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November 13th, 2017, 07:37 PM   #181
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Quote:
Originally Posted by Theo View Post
I'd suggest you just keep your opinions to yourself.
So this mapping is only a suggestion, not a rule right?
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November 13th, 2017, 09:13 PM   #182
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Originally Posted by michaelm View Post
I bow to your engineering expertise of course, particularly given I have none, but my understanding was that the 2004 engine was the first 4 stroke premier class racing engine Yamaha designed from the ground up/with a clean sheet for the new class as Hondaís famous V5 990 engine was, with previous engines cobbled together from pre-existing engines designed before the 990 class was extant.
(EDIT Having looked it up on Wiki I do stand to be corrected and probably believed something posted by an anti-Rossi poster on another forum. What I perhaps recalled was that they reputedly more or less put the 4 stroke engine in the old 500 chassis initially, so the 2004 bike in general was a design entirely purposed for the 4 stroke 990 formula.

They did drastically re- design the engine for 2004 to pretty much what has continued since in terms of screamer vs Big Bang, valves etc as you are no doubt aware).
I only asked because it seemed a strange statement, but your clarification is appreciated. Iím pretty certain the original M1 was clean sheet, but heavily compromised (fitting carbies for example...). They (and everyone else) underestimated how good the Honda was going to be.
As for 500 chassis etc, spot on. The RCV seemed far more holistically designed
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November 17th, 2017, 12:26 PM   #183
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Originally Posted by J4rn0 View Post
Look guys, everybody at Yamaha were sure they got the 2017 bike perfect because Vinales was so fast on it, early on. Rossi struggled and complained that the bike felt strangely understeering, but of course nobody paid attention. That is, until Jerez. They worried for the first time. Then, when the problem reiterated, they tried to solve it but got into confusion, with some help from Michelin's inconsistency and from the feedback offered by their two factory riders.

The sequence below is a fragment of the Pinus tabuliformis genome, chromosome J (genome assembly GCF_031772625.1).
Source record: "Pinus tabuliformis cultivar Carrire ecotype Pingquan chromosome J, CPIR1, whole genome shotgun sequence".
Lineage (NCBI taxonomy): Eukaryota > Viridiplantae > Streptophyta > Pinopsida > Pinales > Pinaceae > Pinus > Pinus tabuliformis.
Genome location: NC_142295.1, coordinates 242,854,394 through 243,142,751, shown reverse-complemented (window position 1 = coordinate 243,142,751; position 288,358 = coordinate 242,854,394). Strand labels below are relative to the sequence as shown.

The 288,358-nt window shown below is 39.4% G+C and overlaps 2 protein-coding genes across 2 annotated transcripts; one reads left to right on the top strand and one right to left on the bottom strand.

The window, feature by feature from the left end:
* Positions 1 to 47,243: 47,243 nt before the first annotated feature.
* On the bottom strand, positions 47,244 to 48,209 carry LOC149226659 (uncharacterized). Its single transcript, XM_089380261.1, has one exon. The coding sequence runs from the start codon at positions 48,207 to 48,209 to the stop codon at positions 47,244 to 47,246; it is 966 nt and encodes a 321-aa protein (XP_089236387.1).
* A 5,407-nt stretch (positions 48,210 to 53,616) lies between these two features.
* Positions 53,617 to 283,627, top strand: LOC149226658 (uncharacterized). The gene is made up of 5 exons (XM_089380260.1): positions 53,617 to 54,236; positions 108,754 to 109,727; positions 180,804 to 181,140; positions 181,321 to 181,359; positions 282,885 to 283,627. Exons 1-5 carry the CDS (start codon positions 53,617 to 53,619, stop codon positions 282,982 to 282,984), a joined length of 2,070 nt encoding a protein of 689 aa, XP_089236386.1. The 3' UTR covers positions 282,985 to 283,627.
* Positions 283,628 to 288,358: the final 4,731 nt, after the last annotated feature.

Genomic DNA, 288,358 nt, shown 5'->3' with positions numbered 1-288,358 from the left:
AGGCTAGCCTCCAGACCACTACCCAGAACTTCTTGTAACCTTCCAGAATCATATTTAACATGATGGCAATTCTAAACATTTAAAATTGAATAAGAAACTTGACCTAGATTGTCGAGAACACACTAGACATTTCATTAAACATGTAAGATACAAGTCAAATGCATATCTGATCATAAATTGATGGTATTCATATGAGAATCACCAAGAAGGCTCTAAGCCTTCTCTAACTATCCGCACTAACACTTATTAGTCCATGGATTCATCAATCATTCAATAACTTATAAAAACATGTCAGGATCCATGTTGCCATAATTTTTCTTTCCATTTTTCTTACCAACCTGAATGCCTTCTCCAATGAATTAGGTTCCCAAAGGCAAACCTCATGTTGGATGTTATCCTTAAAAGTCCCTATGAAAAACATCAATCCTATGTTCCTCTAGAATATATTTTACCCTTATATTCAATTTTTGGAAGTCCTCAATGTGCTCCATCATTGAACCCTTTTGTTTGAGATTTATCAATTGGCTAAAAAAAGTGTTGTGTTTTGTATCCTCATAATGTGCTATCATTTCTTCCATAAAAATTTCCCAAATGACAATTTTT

Yes, because the two riders they have now have very different styles. With Lorenzo and Rossi, Yamaha had parallel feedback that made sense. The two knew what they wanted -- basically the same kind of bike, that was a good common base adjustable to their personal preferences via setup changes. Fine. But now, they have Vinales who is a purely instinctive rider, point and shoot style. He can tell whether he feels fine with the bike or not, but not much more.

Rossi is a corner speed rider who has become more and more analytical as he grows old. He needs the bike in a certain precise way. So probably he gives even too much feedback. But what he says doesn't match with his teammate's feedback, so engineers have a problem. And when engineers compare the two riders' subjective feedback with hard data, they have three things that do not match. So what happens? They go their own way, and Yamaha is becoming more of an engineer's bike as a result, and less of a rider's bike.

The 2016 bike issue: Rossi says it felt fine, but it had the problem of wasting the rear tire before the end of a race. Remember? Now, Zarco is so fast on the 2016 bike because he is the best at managing the Michelin tires. (By the way, he is a French rider who rides for a French team. Vive la France!) Great also for Dorna's business in France.

Interesting notes: the winner of Valencia 2017 was slower than the winner of Valencia 2016 by 20 seconds. Rossi was slower than himself by 15 seconds Similar weather and track conditions. The two factory Yamahas used 2016 frames, courtesy of Tech3: Rossi said it felt better, but he was slower by 15 seconds compared to his 2016 race.

So the tires must have changed really a lot, and Yamaha are those suffering the most. With the lonely exception of Zarco. It will be interesting to see how this situation develops.
Good post, thanks.
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